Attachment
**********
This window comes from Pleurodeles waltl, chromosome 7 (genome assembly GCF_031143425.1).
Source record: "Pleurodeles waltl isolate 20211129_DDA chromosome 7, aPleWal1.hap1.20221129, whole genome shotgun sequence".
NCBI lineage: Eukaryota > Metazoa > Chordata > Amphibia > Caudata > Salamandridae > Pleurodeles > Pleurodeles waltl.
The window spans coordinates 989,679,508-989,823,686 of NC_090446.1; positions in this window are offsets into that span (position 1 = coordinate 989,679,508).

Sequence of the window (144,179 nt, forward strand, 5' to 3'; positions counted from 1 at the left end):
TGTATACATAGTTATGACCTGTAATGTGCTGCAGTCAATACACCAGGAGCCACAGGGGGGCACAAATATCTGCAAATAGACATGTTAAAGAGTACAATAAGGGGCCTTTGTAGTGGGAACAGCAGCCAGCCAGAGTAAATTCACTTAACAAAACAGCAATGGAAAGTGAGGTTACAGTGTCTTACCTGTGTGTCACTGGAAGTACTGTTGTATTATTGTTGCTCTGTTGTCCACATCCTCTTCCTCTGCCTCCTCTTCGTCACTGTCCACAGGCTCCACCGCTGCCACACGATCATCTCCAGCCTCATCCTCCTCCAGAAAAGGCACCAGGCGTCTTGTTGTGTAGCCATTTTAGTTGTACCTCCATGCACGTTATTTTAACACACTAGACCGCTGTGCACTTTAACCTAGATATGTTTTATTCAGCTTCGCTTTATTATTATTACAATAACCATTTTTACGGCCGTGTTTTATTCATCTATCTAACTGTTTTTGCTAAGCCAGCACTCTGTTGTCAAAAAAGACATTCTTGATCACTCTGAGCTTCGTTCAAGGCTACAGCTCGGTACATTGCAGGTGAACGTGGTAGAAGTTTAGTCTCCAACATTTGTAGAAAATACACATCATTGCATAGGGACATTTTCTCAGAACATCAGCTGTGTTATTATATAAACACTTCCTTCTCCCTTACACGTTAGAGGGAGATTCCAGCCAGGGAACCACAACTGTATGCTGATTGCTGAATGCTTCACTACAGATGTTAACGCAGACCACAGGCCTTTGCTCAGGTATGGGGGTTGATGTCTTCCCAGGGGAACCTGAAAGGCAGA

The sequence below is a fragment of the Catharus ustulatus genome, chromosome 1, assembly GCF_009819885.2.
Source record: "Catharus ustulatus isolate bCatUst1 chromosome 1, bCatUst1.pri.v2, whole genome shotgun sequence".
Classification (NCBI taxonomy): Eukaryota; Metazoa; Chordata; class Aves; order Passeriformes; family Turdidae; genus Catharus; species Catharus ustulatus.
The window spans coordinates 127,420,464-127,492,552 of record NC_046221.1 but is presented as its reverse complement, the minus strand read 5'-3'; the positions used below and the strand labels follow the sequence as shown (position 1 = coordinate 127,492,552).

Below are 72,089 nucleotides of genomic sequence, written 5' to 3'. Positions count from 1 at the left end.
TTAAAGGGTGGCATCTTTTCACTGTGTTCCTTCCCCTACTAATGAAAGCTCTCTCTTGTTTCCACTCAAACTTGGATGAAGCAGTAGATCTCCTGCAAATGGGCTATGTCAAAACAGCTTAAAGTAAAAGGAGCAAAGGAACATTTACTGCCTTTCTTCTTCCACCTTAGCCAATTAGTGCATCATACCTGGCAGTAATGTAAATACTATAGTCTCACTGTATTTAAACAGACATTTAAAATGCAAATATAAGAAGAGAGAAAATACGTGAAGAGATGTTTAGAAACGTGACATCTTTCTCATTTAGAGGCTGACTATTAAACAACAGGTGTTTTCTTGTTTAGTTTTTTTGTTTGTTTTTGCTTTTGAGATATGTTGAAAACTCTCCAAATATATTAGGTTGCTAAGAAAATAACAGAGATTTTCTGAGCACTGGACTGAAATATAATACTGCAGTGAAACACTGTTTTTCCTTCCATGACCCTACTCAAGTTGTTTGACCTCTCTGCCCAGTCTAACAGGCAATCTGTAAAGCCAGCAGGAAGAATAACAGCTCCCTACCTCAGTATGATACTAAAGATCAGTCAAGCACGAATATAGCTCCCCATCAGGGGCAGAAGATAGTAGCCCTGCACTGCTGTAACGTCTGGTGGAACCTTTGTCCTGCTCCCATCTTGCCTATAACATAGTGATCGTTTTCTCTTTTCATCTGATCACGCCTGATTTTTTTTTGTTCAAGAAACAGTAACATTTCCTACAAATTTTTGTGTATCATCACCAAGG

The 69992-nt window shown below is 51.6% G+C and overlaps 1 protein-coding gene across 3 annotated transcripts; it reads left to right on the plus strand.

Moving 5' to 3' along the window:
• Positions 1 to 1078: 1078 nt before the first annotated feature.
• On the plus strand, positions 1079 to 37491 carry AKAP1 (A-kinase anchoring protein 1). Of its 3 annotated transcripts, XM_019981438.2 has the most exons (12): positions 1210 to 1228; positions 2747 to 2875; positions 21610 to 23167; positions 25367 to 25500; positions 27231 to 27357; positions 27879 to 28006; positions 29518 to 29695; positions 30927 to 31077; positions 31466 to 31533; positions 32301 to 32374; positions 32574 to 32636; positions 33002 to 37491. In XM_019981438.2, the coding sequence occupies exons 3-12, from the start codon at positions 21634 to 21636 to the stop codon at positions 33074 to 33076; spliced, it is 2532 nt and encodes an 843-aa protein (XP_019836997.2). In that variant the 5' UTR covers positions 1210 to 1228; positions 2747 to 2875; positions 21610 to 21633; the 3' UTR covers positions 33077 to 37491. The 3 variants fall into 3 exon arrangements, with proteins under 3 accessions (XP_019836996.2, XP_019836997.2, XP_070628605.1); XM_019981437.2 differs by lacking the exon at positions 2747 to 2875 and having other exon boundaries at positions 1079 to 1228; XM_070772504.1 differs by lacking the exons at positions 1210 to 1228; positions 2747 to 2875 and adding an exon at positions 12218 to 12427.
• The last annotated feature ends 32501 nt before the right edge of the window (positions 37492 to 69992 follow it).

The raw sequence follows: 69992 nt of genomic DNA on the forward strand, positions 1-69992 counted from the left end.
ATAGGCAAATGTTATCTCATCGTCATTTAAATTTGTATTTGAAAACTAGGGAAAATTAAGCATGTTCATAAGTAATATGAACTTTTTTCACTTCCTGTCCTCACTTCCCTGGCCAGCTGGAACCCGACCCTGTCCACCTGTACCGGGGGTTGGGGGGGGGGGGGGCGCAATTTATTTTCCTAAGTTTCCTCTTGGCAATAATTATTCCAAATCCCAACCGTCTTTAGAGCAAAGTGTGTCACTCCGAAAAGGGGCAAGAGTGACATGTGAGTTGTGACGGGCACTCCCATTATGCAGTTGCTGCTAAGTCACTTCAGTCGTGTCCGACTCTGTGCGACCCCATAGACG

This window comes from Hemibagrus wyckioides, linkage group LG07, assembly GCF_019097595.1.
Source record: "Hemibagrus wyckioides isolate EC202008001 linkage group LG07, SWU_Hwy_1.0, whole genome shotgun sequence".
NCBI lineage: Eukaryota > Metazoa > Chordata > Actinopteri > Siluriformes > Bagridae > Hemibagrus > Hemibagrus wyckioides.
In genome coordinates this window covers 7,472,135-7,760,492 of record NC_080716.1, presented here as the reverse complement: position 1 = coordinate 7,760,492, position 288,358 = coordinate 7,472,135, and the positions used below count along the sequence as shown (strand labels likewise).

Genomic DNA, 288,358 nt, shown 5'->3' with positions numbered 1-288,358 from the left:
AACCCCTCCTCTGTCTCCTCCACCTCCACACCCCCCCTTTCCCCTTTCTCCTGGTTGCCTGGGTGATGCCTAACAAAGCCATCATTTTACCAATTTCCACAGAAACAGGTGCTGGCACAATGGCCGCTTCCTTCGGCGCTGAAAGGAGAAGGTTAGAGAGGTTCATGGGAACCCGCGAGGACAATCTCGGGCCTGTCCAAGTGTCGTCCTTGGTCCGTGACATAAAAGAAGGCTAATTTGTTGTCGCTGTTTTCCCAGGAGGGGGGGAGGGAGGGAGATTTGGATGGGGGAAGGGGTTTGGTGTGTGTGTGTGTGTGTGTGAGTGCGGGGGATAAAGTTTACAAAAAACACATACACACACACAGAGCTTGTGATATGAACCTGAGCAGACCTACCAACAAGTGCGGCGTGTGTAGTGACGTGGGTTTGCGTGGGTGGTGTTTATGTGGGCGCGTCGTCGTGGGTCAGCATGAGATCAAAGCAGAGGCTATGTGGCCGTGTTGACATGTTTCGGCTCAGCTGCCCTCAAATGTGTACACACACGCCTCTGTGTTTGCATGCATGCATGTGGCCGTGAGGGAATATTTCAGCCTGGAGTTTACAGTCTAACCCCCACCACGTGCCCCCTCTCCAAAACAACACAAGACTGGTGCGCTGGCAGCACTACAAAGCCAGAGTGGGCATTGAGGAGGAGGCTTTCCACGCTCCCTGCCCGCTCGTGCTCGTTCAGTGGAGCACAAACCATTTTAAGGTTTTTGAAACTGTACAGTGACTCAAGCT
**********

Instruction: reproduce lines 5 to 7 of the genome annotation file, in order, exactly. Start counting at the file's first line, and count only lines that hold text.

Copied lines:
Sequence of the window (144,179 nt, forward strand, 5' to 3'; positions counted from 1 at the left end):
TGTATACATAGTTATGACCTGTAATGTGCTGCAGTCAATACACCAGGAGCCACAGGGGGGCACAAATATCTGCAAATAGACATGTTAAAGAGTACAATAAGGGGCCTTTGTAGTGGGAACAGCAGCCAGCCAGAGTAAATTCACTTAACAAAACAGCAATGGAAAGTGAGGTTACAGTGTCTTACCTGTGTGTCACTGGAAGTACTGTTGTATTATTGTTGCTCTGTTGTCCACATCCTCTTCCTCTGCCTCCTCTTCGTCACTGTCCACAGGCTCCACCGCTGCCACACGATCATCTCCAGCCTCATCCTCCTCCAGAAAAGGCACCAGGCGTCTTGTTGTGTAGCCATTTTAGTTGTACCTCCATGCACGTTATTTTAACACACTAGACCGCTGTGCACTTTAACCTAGATATGTTTTATTCAGCTTCGCTTTATTATTATTACAATAACCATTTTTACGGCCGTGTTTTATTCATCTATCTAACTGTTTTTGCTAAGCCAGCACTCTGTTGTCAAAAAAGACATTCTTGATCACTCTGAGCTTCGTTCAAGGCTACAGCTCGGTACATTGCAGGTGAACGTGGTAGAAGTTTAGTCTCCAACATTTGTAGAAAATACACATCATTGCATAGGGACATTTTCTCAGAACATCAGCTGTGTTATTATATAAACACTTCCTTCTCCCTTACACGTTAGAGGGAGATTCCAGCCAGGGAACCACAACTGTATGCTGATTGCTGAATGCTTCACTACAGATGTTAACGCAGACCACAGGCCTTTGCTCAGGTATGGGGGTTGATGTCTTCCCAGGGGAACCTGAAAGGCAGA

The sequence below is a fragment of the Catharus ustulatus genome, chromosome 1, assembly GCF_009819885.2.